On one of my weekend mountain explores recently I stumbled upon a bulb lying in the Winter grass. I picked it up for closer inspection. The soil seemed to be mostly cleaned off and the bulb itself was intact. A few dried leaves and scaly sheaths were still clinging to it.
A puzzle. I do not think that an animal would have have done that, it would have surely eaten it, not just dug it up for no reason – only humans would do a stupid thing like that. I can only come to the conclusion that it was harvested either for ‘muti’ or poached for horticultural reasons and then dropped accidentally. Lucky for me – and lucky for the orphaned bulb! Naturally I decided to rescue it.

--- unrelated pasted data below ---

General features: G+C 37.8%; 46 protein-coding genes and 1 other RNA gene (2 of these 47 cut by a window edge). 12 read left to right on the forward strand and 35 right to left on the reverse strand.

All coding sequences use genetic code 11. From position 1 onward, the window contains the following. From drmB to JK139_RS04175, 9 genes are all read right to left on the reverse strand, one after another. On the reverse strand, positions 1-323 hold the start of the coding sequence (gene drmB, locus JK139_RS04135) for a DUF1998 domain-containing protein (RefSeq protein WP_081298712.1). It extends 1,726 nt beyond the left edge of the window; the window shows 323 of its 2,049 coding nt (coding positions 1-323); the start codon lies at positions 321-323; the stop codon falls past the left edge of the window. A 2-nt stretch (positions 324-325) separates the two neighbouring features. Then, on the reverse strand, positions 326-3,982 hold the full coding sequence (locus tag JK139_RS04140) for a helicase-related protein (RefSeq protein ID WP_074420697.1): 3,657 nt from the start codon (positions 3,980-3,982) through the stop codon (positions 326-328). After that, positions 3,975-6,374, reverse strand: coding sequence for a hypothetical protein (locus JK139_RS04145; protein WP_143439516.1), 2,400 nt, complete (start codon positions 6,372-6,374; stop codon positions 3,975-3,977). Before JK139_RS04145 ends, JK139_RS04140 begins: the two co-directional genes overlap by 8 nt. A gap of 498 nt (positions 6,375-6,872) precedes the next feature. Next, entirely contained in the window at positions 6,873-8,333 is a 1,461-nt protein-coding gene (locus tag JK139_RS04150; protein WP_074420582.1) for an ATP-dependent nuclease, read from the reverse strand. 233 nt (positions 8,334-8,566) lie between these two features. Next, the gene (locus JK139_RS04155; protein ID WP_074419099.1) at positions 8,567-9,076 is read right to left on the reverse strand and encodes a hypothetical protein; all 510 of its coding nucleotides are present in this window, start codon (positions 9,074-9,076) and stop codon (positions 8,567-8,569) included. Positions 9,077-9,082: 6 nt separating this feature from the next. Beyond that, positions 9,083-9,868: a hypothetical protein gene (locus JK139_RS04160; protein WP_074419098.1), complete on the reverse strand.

I put a photograph of my rescued bulb onto the rather clever indigenous facebook plant group and was delighted to have it identified as a Crinum moorei bulb. I also received helpful and concise instructions from same clever face book group on how to go about planting and caring for my newly adopted bulb.
First and foremost this wondrous package of potential beauty would have to be drawn before any planting could happen. How could one not want to capture all those lovely textures and layers. It is just such an incredible thought that this scaly onion like sphere has all the potential locked inside to produce the most graceful and lovely of flowering plants. Another one of natures many miracles.
I decided on another favorite medium – gel ink pen. This type of pen glides smoothly over the paper and allows one to really get into the shadows. I have painted the flowers of this lovely Lilly before and also drawn a set in pastel. The pastel duo I sold and the happy recipient kindly sent me a photograph of them framed and on the wall. The soft colors making for a lovely addition to a bedroom. I shall have to paint my new Crinum moorei however when she finally flowers one day.